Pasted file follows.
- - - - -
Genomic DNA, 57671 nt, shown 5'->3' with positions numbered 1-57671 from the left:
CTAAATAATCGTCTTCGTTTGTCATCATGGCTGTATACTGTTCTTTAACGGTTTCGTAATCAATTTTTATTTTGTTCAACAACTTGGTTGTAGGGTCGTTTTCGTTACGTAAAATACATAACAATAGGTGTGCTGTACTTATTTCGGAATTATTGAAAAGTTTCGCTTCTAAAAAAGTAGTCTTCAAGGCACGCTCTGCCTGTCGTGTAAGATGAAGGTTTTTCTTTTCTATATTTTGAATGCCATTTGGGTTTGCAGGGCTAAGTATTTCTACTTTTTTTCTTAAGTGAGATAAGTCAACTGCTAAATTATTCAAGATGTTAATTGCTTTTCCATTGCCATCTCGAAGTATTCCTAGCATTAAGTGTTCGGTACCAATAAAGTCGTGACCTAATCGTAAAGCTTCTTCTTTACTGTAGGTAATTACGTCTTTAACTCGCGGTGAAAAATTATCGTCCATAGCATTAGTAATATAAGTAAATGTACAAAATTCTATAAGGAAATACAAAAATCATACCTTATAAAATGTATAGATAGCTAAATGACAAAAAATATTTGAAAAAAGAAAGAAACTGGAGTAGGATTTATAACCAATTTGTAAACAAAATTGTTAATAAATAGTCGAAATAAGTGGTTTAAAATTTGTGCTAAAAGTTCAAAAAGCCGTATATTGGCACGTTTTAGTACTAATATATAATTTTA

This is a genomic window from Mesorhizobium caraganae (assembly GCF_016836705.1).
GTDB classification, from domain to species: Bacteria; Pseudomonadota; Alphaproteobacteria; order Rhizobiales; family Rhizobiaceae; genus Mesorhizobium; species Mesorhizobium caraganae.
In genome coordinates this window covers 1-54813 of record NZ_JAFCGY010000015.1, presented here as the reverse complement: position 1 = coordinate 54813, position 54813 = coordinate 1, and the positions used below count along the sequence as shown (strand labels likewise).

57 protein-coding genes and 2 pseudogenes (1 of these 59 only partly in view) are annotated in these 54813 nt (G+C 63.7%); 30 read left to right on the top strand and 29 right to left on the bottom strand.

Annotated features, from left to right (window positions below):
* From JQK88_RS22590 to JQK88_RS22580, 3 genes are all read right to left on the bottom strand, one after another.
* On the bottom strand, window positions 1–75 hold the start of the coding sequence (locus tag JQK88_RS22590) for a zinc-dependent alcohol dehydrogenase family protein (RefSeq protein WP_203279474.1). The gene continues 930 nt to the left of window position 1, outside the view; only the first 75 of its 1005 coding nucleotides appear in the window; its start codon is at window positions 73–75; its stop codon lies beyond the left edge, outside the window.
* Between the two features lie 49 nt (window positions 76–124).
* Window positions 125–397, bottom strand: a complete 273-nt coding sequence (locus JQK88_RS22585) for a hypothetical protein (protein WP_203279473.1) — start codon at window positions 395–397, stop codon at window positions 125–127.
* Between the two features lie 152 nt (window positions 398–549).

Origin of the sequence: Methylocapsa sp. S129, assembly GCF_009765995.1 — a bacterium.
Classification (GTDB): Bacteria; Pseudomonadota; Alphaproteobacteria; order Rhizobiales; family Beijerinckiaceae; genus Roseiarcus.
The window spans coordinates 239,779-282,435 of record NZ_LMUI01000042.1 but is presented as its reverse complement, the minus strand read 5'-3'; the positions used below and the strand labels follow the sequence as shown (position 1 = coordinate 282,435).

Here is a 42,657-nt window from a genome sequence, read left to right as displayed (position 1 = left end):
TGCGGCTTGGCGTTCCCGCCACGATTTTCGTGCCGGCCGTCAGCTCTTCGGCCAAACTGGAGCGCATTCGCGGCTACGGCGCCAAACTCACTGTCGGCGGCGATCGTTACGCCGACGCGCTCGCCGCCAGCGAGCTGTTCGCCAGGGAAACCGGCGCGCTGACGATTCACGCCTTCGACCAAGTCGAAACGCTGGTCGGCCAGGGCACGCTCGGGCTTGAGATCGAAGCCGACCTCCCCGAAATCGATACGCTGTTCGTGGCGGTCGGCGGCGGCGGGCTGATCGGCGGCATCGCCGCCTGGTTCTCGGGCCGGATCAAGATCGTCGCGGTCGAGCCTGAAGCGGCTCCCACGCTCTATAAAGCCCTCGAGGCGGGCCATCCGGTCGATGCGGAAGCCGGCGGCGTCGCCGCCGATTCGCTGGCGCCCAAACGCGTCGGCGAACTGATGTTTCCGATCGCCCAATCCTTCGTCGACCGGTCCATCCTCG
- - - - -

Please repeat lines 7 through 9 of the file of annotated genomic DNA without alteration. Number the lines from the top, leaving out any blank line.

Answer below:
Annotated features, from left to right (window positions below):
* From JQK88_RS22590 to JQK88_RS22580, 3 genes are all read right to left on the bottom strand, one after another.
* On the bottom strand, window positions 1–75 hold the start of the coding sequence (locus tag JQK88_RS22590) for a zinc-dependent alcohol dehydrogenase family protein (RefSeq protein WP_203279474.1). The gene continues 930 nt to the left of window position 1, outside the view; only the first 75 of its 1005 coding nucleotides appear in the window; its start codon is at window positions 73–75; its stop codon lies beyond the left edge, outside the window.